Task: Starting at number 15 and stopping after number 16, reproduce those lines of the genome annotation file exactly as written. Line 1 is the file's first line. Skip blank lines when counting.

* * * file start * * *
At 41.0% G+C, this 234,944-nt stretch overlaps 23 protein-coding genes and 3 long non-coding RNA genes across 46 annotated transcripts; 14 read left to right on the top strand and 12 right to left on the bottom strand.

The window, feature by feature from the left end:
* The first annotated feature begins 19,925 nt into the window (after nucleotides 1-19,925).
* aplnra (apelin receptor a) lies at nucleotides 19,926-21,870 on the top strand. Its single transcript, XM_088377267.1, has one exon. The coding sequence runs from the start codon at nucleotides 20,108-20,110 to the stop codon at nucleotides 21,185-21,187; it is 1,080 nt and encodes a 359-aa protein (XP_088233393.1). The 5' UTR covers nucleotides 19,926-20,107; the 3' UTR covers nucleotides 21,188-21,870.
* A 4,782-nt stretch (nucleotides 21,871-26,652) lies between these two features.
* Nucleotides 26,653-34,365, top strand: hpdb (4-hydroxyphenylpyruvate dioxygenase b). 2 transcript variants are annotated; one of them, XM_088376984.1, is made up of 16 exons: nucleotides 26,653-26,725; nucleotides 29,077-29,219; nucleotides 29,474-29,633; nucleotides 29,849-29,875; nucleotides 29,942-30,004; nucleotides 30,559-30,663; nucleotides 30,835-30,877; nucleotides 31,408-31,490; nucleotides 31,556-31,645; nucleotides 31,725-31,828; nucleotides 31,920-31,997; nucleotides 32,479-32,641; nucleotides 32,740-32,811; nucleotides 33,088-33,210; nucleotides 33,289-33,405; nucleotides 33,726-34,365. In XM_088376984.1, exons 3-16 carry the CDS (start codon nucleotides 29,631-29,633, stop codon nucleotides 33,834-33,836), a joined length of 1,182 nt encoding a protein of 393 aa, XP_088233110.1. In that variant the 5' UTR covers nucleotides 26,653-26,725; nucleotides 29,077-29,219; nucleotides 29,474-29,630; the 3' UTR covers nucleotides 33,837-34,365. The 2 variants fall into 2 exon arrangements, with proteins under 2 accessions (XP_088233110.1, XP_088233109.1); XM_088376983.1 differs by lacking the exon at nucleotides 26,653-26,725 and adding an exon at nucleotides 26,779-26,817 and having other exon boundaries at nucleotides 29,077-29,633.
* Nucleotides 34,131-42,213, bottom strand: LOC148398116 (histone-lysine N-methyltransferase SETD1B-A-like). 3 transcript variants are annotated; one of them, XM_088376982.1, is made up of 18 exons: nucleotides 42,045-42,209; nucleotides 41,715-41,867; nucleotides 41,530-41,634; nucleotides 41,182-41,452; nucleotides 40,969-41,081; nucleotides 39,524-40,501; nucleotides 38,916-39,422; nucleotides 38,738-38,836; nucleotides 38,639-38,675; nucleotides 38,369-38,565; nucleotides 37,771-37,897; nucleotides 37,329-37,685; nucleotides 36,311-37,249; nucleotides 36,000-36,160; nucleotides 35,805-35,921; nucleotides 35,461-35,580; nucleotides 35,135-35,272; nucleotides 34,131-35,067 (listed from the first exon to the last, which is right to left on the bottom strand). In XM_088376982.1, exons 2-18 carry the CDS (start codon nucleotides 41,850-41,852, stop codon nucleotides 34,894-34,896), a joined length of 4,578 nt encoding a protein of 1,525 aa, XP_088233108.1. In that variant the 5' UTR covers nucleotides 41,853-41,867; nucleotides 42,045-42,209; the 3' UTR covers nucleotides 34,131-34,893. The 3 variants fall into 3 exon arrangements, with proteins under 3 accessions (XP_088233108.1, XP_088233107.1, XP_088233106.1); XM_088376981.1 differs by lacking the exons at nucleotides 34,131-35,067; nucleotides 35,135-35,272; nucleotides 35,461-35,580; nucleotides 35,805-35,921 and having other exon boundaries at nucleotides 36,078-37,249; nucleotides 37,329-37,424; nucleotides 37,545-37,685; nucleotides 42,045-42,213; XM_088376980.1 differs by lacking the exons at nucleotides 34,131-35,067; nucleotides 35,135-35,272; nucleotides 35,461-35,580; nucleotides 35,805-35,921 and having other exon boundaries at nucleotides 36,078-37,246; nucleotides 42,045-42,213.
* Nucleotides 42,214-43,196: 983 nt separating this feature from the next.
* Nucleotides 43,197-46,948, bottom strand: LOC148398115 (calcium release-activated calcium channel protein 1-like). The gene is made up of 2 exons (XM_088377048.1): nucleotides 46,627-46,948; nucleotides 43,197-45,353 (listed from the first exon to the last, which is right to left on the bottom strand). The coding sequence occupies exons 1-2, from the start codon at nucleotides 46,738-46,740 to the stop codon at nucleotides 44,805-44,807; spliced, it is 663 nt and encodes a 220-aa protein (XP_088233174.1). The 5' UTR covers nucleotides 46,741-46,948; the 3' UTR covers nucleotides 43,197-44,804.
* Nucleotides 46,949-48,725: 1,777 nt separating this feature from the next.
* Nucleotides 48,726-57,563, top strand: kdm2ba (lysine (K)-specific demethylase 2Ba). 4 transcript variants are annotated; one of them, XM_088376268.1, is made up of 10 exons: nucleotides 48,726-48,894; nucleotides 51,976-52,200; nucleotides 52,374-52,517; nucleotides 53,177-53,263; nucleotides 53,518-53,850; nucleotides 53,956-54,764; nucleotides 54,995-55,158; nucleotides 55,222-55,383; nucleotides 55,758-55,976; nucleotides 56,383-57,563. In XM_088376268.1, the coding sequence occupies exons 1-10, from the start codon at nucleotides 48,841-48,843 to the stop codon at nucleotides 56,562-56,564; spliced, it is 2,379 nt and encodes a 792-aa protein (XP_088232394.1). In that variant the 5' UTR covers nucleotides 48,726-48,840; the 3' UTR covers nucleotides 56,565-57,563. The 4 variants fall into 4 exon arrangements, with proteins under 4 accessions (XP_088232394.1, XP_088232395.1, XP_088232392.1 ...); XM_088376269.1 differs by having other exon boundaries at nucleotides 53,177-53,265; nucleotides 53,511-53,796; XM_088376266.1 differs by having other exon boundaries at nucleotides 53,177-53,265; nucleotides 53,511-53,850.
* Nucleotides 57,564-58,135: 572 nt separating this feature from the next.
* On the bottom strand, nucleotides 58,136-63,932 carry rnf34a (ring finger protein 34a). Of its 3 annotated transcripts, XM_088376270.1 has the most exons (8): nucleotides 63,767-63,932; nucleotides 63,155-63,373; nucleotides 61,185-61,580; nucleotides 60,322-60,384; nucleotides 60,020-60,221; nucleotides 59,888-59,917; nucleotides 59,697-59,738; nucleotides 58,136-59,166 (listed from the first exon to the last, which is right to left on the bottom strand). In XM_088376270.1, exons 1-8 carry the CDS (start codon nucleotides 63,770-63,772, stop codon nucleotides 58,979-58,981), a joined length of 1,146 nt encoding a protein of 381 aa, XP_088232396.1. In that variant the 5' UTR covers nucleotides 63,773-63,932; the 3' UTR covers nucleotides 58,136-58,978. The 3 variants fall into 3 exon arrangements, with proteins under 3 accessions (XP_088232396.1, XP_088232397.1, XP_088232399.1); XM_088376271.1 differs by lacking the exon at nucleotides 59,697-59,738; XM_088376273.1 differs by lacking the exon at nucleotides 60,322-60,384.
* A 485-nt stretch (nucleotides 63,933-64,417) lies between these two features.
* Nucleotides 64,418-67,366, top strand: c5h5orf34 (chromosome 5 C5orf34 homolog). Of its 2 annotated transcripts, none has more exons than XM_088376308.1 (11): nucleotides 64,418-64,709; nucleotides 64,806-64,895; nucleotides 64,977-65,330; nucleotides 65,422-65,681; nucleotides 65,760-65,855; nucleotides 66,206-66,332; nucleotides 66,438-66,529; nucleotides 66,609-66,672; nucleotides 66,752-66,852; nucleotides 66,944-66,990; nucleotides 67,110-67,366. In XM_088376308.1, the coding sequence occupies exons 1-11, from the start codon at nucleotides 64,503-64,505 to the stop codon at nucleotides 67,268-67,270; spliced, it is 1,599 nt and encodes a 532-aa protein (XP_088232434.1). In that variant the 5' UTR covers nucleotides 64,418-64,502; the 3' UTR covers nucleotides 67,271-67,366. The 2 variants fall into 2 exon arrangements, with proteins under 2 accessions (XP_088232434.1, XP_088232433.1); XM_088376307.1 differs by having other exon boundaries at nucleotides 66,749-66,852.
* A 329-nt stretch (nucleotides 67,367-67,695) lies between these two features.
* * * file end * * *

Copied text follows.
* Nucleotides 64,418-67,366, top strand: c5h5orf34 (chromosome 5 C5orf34 homolog). Of its 2 annotated transcripts, none has more exons than XM_088376308.1 (11): nucleotides 64,418-64,709; nucleotides 64,806-64,895; nucleotides 64,977-65,330; nucleotides 65,422-65,681; nucleotides 65,760-65,855; nucleotides 66,206-66,332; nucleotides 66,438-66,529; nucleotides 66,609-66,672; nucleotides 66,752-66,852; nucleotides 66,944-66,990; nucleotides 67,110-67,366. In XM_088376308.1, the coding sequence occupies exons 1-11, from the start codon at nucleotides 64,503-64,505 to the stop codon at nucleotides 67,268-67,270; spliced, it is 1,599 nt and encodes a 532-aa protein (XP_088232434.1). In that variant the 5' UTR covers nucleotides 64,418-64,502; the 3' UTR covers nucleotides 67,271-67,366. The 2 variants fall into 2 exon arrangements, with proteins under 2 accessions (XP_088232434.1, XP_088232433.1); XM_088376307.1 differs by having other exon boundaries at nucleotides 66,749-66,852.
* A 329-nt stretch (nucleotides 67,367-67,695) lies between these two features.